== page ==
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Catalan Book Review

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And then comes the moment that she brings a book from school to be read and reviewed…in Catalan language! Up till now she has done about 4 book reports on her previous class (1st grade) and 1 book in this new class, but all of them were in English. She doesn’t even get one in Spanish yet. So she’s quite nervous that she now has to read and review a book in Catalan. It’s not a very long and difficult book, but it does have quite some text to read.

14 months ago she only spoke a few words in English and zero Spanish except ‘hola’ and ‘adios’. Nowadays she speaks English quite well and also Spanish. According to herself her English is at this moment a bit better than her Spanish, but it’s absolutely amazing how quickly she masters these two languages. Saying so, learning Catalan is not her focus last year. She understands it a bit (much much more than we do!) but talking is difficult and reading also. Since Catalan’s writing is not phonetically spoken like Spanish. You read it differently than how you speak it. Maybe this year her teacher wants her to learn more Catalan, hence giving her a Catalan book to be reviewed. Maybe.

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Most people living in Catalonia are bilingual. They switch between Spanish and Catalan fluently, which is amazing. Well, good thing and bad thing. Because while they mostly don’t mind to speak only in Spanish when they find out we’re not speaking Catalan (yet), they still tend to use some Catalan words in their speaking. So it happened that we suddenly heard our doctor said something in Catalan, but also the neighbour, office colleague, and of course on the street where it’s all written and said in Catalan (about 70-80%). We had one funny experience when we bought Sky’s bike from a guy living in Vic, a city about one hour riding from our house. As usual, we started the conversation by apologizing for our very simple Spanish. His answer: “Well, it’s not my first language either (Catalan it is), so we are equal.” That was a genius statement!!

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For those who think that Spanish and Catalan are similar…no they are not. Well okay, the amount of similar vocabulary is significant and you will learn Catalan absolutely quicker when you already speak Spanish. When I read I can often guess the meaning of the text (based on my Spanish vocabulary). But when listening, depending on who’s speaking and the context, sometimes I understand completely zero and other times up to 40%. That’s it. I followed basic Catalan class last year, 20 hours in 2 weeks. All my classmates were South-American whose Spanish is their mother language. And they all need to learn Catalan from the basic. That shows how different those two languages are. I do not avoid to learn more Catalan, not at all. But at this point I think it’s wiser to strengthen my Spanish first. My plan is to continue learning Catalan next year. Poco a poco, they say. Poc a poc, in Catalan. Little by little.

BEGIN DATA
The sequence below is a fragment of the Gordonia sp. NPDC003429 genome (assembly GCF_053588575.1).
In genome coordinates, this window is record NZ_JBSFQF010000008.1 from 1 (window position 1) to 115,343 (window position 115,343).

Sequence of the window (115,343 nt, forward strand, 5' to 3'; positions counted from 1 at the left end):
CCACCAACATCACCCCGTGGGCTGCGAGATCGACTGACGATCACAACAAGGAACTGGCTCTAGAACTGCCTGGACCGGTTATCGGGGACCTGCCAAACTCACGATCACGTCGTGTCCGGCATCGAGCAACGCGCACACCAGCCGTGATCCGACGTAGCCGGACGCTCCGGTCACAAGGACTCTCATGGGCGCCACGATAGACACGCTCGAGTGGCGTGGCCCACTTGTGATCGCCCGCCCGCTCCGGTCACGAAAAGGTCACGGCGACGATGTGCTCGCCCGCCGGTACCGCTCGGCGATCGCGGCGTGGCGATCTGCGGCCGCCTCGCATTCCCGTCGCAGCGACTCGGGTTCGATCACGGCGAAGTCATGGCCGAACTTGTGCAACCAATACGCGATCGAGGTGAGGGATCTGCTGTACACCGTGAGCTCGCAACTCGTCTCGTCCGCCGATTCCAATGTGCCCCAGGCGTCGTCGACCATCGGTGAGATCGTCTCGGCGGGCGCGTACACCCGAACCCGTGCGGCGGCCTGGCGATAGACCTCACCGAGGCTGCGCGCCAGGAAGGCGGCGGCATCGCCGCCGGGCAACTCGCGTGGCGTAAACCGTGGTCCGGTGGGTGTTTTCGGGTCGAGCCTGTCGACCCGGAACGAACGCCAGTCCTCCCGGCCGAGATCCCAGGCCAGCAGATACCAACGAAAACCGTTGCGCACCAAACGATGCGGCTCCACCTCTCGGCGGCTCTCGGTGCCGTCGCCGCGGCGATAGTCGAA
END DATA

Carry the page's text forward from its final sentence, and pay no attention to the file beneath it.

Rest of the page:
Back to the book review. I promised Sky to read the book together with her, because we are learning together. I think that relieves her a bit, knowing that we are all in the same journey. That it’s not something scary we’re facing, but an interesting stuff for all of us. Learning language takes time, but it’s fun! 🙂

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Her Spanish comics

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Emigration Milestone

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Last week I felt that we have reached an important milestone regarding our emigration from the Netherlands to Spain, 14 months ago. I said “we”, but it’s actually Sky’s milestone. For the first time since our move she wanted to; and was able to; talk about our time in the Netherlands. Without crying or feeling homesick. Just talking. With the same emotion like when we talk about the dinosaurs. We were talking about her previous classmates and her friends, in which grade they are now. About how we used to walk to school (“that I still remember very well”, she said) and also to the grocery store (“I’m not sure I remember that”), and how the surroundings of our previous house have changed rapidly from what we heard from friends living nearby.

It sounds simple. But I believe it’s a huge milestone for her, and for us. I sensed how she feels more and more ‘home’ here in Spain. And by being able to talk about her previous life without feeling homesick, means she already feels comfortable with her new life, her new environment.

And she likes her school a lot. She missed school so much during the long summer holiday. Yesterday she told us: “I have so many friends here, sometimes I don’t know who I should play with!” Such a luxury! And an awesome news to hear for us, her parents! 🙂